February 22 2018

About NanoApps Medical Inc

NanoApps Medical, Inc. was incorporated in 2009 with the goal of developing advanced nanomedical diagnostic and therapeutic technologies for the benefit of individuals across both the developing and developed worlds.

The larger picture will be to eventually attain a situation of “Global Health Care Equivalency” (GHCE) where any individual on the planet may have access to the same advanced, high quality, and cost effective nanomedical diagnostic and therapeutic technologies, no matter where they happen to reside, or under what conditions they live. Boehm is now compiling a book that will articulate this grand vision.

Further, NanoApps Medical is ambitiously aiming to transition terrestrial nanomedicine to space applications to facilitate future Lunar and Mars missions, such as those being boldly planned by NASA and SpaceX.

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Nanomedical Device and Systems Design: Challenges, Possibilities, Visions by Frank Boehm

Nanomedical Device and Systems Design: Challenges, Possibilities, Visions by Frank Boehm of NanoApps Medical Inc. serves as a preliminary guide toward the inspiration of specific investigative pathways that may lead to meaningful discourse and significant advances in nanomedicine/nanotechnology.

This volume considers the potential of future innovations that will involve nanomedical devices and systems. It endeavors to explore remarkable possibilities spanning medical diagnostics, therapeutics, and other advancements that may be enabled within this discipline.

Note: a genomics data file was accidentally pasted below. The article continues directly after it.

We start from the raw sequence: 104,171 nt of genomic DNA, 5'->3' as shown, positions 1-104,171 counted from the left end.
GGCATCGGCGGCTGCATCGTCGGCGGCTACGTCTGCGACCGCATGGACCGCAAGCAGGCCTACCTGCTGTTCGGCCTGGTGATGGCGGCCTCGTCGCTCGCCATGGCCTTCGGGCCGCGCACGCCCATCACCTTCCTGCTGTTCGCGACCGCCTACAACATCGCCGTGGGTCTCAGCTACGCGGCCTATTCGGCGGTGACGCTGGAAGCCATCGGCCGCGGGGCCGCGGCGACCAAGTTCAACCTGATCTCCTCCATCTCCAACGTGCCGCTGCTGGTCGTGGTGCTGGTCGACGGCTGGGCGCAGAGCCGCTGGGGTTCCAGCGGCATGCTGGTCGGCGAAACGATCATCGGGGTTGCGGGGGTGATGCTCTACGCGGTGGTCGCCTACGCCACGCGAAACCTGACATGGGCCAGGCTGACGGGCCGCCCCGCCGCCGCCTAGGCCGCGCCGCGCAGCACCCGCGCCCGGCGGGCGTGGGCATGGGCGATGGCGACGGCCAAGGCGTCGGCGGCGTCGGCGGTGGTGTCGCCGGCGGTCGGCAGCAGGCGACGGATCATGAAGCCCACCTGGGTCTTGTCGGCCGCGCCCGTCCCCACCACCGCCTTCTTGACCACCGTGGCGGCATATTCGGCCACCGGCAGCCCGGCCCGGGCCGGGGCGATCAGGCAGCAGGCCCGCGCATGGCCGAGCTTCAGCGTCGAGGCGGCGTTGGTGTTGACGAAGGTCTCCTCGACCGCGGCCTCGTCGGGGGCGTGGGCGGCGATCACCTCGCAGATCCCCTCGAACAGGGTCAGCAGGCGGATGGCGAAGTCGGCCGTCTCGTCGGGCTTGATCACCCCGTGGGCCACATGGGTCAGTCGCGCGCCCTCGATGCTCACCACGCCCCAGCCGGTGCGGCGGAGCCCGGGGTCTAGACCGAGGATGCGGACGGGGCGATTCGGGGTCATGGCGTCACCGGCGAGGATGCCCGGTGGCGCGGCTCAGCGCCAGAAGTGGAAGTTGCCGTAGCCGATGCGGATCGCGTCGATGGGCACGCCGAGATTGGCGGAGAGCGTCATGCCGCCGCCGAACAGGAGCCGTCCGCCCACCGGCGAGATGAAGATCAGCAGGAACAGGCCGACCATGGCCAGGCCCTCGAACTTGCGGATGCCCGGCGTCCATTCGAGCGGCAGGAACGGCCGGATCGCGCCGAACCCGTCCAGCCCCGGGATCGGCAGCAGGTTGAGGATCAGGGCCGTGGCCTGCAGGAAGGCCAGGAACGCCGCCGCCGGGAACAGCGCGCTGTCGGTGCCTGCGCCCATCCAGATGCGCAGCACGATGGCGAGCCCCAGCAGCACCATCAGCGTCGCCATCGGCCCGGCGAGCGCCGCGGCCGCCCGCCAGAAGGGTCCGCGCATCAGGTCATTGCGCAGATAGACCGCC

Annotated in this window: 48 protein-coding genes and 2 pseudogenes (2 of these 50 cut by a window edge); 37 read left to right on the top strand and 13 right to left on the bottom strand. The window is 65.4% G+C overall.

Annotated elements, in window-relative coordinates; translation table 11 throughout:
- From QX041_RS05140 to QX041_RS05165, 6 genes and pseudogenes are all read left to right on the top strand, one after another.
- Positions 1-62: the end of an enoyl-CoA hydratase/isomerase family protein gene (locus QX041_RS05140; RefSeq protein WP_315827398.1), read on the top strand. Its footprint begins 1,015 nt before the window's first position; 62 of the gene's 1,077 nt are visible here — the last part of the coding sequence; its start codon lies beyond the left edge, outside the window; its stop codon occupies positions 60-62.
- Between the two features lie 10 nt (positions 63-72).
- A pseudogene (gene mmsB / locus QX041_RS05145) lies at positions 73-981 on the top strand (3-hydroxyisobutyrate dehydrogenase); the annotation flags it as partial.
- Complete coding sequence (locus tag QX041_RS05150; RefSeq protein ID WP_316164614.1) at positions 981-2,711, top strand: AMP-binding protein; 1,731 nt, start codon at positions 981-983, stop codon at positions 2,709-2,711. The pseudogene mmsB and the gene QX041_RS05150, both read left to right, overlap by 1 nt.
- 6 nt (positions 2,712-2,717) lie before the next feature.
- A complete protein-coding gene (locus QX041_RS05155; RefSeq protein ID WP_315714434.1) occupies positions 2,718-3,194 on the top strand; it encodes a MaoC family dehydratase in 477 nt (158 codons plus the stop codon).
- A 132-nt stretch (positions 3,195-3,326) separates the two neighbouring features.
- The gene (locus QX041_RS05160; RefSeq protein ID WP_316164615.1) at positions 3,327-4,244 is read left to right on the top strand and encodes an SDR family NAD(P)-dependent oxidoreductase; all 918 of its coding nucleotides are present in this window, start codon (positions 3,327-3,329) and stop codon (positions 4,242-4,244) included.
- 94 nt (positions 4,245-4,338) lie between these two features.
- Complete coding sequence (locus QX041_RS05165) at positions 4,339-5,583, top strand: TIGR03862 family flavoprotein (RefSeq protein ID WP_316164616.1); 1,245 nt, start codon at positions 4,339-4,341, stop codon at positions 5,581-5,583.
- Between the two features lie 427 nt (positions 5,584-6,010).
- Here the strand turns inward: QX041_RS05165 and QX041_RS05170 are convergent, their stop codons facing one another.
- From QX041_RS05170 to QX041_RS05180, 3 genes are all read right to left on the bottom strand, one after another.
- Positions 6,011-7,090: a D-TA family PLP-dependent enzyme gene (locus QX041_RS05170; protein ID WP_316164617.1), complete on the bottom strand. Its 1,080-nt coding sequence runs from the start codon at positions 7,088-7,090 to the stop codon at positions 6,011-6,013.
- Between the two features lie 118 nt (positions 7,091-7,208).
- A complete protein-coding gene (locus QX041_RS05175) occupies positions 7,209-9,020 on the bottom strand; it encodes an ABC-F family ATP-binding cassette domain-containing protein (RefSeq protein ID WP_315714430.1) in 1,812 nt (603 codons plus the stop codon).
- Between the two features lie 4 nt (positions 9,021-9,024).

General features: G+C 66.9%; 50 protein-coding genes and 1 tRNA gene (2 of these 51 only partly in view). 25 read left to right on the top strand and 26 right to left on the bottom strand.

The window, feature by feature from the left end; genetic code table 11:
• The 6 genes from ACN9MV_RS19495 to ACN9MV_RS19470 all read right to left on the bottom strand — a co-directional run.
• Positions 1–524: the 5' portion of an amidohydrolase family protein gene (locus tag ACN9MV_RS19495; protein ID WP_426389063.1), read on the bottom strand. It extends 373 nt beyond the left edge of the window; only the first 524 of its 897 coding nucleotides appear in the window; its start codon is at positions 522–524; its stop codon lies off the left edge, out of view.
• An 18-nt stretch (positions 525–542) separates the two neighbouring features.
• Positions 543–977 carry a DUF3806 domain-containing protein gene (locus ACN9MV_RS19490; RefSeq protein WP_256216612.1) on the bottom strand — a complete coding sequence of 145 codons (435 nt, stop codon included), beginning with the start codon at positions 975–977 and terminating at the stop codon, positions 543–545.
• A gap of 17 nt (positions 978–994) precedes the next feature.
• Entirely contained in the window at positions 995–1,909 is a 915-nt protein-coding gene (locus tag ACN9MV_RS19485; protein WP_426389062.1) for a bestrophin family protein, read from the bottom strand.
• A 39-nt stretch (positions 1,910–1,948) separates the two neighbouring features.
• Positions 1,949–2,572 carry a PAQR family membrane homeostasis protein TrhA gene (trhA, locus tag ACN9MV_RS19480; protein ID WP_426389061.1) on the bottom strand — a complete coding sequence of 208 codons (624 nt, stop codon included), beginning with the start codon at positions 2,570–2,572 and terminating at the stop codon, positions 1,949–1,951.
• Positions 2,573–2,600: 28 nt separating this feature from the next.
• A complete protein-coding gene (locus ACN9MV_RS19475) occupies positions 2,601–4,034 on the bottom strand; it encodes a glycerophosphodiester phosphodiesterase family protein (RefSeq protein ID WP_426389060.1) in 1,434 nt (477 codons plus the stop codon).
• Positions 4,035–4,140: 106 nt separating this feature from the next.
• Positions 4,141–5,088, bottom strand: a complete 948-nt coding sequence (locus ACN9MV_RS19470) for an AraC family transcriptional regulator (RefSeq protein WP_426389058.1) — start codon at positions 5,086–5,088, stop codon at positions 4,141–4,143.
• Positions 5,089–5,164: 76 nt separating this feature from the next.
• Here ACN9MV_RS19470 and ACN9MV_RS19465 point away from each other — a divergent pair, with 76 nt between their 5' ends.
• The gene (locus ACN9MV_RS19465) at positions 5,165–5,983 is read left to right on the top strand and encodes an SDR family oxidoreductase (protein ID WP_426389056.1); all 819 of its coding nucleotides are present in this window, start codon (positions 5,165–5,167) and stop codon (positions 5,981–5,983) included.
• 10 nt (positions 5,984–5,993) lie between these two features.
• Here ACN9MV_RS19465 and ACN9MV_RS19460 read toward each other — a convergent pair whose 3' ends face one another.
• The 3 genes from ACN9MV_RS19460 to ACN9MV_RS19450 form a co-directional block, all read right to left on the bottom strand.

In particular, this book investigates just how nanomedical diagnostic and therapeutic devices and systems might ultimately be designed and engineered to accurately diagnose and eradicate pathogens, toxins, and myriad disease states.

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Frank Boehm contributes to ‘The Physics of the Mind and Brain Disorders’ – Now available from Springer Press

 

Frank Boehm (NanoApps Medical CEO) and Angelika Domschke contributed the chapter : “Application of a Conceptual Nanomedical Platform to Facilitate the Mapping of the Human Brain: Survey of Cognitive Functions and Implications”.

The book covers recent advances in the understanding of brain structure, function and disorders based on the fundamental principles of physics. It covers a broad range of physical phenomena occurring in the brain circuits for perception, cognition, emotion and action, representing the building blocks of the mind.

It provides novel insights into the devastating brain disorders of the mind such as schizophrenia, dementia, autism, aging or addictions, as well as into the new devices for brain repair.

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News

A nanowire array to screen drugs for neurodegenerative diseases

February 22nd, 2018|0 Comments

Using resources at the Center for Integrated Nanotechnologies (CINT), a team built tiny wires that can record the electrical activity of neurons in fine detail (Nano Letters, "High density individually addressable nanowire arrays record intracellular [...]

Nanoparticles act as surgical blades for improved dental surgery

February 21st, 2018|0 Comments

Currently, more than 80 nanotechnologies have been approved for a variety of medical applications, from treating cancer to bioimaging to tissue remodeling. Now in a new study, researchers have shown that enzyme-containing nanoparticles can perform [...]

A synthetic cell that produces anti-cancer drugs within a tumor

February 20th, 2018|0 Comments

Technion-Israel Institute of Technology researchers have successfully treated a cancerous tumor using a "nano-factory" – a synthetic cell that produces anti-cancer proteins within the tumor tissue. The research, which was published in Advanced Healthcare Materials, [...]

Long-Term Delivery of Nanomedicines

February 19th, 2018|0 Comments